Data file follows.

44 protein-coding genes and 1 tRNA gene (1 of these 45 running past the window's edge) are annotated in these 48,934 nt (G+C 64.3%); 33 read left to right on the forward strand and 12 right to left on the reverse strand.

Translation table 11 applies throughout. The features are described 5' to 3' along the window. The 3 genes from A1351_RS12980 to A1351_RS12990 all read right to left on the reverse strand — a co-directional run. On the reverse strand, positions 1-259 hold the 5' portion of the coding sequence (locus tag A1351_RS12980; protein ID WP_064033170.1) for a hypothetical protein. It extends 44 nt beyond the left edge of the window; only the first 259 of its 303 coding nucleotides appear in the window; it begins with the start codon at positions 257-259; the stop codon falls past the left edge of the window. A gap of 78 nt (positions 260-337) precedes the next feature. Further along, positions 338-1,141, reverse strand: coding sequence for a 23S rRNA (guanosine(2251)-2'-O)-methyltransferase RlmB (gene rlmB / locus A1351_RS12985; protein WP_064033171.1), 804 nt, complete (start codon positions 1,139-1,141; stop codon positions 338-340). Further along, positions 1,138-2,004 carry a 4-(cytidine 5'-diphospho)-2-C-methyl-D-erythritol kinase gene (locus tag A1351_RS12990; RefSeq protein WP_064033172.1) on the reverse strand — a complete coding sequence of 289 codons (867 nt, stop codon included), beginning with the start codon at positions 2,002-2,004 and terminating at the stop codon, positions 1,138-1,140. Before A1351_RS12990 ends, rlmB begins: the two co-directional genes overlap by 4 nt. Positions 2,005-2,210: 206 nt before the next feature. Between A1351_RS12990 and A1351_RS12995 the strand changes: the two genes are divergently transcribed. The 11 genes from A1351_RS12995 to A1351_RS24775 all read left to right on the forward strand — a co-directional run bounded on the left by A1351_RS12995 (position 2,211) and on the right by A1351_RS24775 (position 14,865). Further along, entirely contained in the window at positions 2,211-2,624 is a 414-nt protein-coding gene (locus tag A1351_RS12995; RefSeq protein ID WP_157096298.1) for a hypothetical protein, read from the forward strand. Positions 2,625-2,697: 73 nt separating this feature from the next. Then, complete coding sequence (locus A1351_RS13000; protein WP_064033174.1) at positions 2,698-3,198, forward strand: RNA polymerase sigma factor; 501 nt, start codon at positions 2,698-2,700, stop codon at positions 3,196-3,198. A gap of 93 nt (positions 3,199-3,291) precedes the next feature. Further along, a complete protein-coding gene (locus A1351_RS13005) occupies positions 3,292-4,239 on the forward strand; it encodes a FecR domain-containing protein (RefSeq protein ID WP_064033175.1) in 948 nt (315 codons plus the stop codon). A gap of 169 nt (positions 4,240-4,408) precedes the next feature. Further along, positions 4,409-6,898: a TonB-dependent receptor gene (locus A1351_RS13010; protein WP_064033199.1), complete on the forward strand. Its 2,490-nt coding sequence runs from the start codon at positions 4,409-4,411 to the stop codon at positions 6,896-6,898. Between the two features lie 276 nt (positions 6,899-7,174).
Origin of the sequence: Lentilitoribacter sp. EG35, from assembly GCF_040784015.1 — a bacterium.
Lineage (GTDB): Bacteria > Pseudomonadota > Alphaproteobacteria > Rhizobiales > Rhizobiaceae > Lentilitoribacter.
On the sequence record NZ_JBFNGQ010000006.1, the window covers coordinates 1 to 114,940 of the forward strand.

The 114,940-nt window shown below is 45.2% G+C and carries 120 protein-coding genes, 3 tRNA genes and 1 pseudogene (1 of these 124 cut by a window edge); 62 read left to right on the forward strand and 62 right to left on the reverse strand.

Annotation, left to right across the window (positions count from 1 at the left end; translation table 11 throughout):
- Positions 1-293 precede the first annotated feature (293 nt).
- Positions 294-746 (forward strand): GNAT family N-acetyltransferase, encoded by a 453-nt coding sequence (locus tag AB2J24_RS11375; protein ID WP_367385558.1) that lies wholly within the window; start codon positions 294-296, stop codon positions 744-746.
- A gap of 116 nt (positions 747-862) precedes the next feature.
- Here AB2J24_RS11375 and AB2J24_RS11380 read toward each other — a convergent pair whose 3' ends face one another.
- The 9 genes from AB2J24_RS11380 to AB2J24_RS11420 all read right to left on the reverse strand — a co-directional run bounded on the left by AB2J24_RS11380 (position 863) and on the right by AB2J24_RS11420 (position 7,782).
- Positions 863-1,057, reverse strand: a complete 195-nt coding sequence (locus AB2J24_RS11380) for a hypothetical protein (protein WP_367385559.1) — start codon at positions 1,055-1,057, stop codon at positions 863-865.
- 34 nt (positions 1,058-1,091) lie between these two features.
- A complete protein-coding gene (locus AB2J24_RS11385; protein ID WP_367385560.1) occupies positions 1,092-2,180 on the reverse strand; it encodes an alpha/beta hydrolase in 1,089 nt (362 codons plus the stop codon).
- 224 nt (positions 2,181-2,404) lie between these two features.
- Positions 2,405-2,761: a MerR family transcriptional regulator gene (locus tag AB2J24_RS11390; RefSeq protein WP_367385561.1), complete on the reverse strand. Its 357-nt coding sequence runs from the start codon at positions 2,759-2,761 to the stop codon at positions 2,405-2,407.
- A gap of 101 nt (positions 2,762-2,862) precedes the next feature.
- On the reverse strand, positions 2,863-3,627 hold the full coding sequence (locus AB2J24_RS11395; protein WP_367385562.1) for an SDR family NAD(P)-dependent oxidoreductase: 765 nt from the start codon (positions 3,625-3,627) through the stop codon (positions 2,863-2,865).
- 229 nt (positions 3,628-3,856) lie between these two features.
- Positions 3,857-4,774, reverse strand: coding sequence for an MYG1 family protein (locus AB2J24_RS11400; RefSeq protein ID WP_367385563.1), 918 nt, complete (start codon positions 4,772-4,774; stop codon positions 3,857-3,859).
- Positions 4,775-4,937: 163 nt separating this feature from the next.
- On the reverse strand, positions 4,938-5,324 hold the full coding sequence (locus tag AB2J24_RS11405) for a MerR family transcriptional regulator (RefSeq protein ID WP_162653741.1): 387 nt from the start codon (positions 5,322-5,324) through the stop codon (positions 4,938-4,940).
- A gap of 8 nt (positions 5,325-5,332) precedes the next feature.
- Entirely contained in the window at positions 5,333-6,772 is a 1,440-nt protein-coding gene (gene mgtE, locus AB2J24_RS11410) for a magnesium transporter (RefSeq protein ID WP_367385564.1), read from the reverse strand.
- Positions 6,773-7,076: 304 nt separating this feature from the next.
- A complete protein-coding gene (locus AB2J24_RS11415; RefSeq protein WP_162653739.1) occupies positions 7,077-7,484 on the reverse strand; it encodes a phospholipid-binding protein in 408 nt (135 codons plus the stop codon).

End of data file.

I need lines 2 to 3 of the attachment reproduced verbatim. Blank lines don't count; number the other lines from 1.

Translation table 11 applies throughout. The features are described 5' to 3' along the window. The 3 genes from A1351_RS12980 to A1351_RS12990 all read right to left on the reverse strand — a co-directional run. On the reverse strand, positions 1-259 hold the 5' portion of the coding sequence (locus tag A1351_RS12980; protein ID WP_064033170.1) for a hypothetical protein. It extends 44 nt beyond the left edge of the window; only the first 259 of its 303 coding nucleotides appear in the window; it begins with the start codon at positions 257-259; the stop codon falls past the left edge of the window. A gap of 78 nt (positions 260-337) precedes the next feature. Further along, positions 338-1,141, reverse strand: coding sequence for a 23S rRNA (guanosine(2251)-2'-O)-methyltransferase RlmB (gene rlmB / locus A1351_RS12985; protein WP_064033171.1), 804 nt, complete (start codon positions 1,139-1,141; stop codon positions 338-340). Further along, positions 1,138-2,004 carry a 4-(cytidine 5'-diphospho)-2-C-methyl-D-erythritol kinase gene (locus tag A1351_RS12990; RefSeq protein WP_064033172.1) on the reverse strand — a complete coding sequence of 289 codons (867 nt, stop codon included), beginning with the start codon at positions 2,002-2,004 and terminating at the stop codon, positions 1,138-1,140. Before A1351_RS12990 ends, rlmB begins: the two co-directional genes overlap by 4 nt. Positions 2,005-2,210: 206 nt before the next feature. Between A1351_RS12990 and A1351_RS12995 the strand changes: the two genes are divergently transcribed. The 11 genes from A1351_RS12995 to A1351_RS24775 all read left to right on the forward strand — a co-directional run bounded on the left by A1351_RS12995 (position 2,211) and on the right by A1351_RS24775 (position 14,865). Further along, entirely contained in the window at positions 2,211-2,624 is a 414-nt protein-coding gene (locus tag A1351_RS12995; RefSeq protein ID WP_157096298.1) for a hypothetical protein, read from the forward strand. Positions 2,625-2,697: 73 nt separating this feature from the next. Then, complete coding sequence (locus A1351_RS13000; protein WP_064033174.1) at positions 2,698-3,198, forward strand: RNA polymerase sigma factor; 501 nt, start codon at positions 2,698-2,700, stop codon at positions 3,196-3,198. A gap of 93 nt (positions 3,199-3,291) precedes the next feature. Further along, a complete protein-coding gene (locus A1351_RS13005) occupies positions 3,292-4,239 on the forward strand; it encodes a FecR domain-containing protein (RefSeq protein ID WP_064033175.1) in 948 nt (315 codons plus the stop codon). A gap of 169 nt (positions 4,240-4,408) precedes the next feature. Further along, positions 4,409-6,898: a TonB-dependent receptor gene (locus A1351_RS13010; protein WP_064033199.1), complete on the forward strand. Its 2,490-nt coding sequence runs from the start codon at positions 4,409-4,411 to the stop codon at positions 6,896-6,898. Between the two features lie 276 nt (positions 6,899-7,174).
Origin of the sequence: Lentilitoribacter sp. EG35, from assembly GCF_040784015.1 — a bacterium.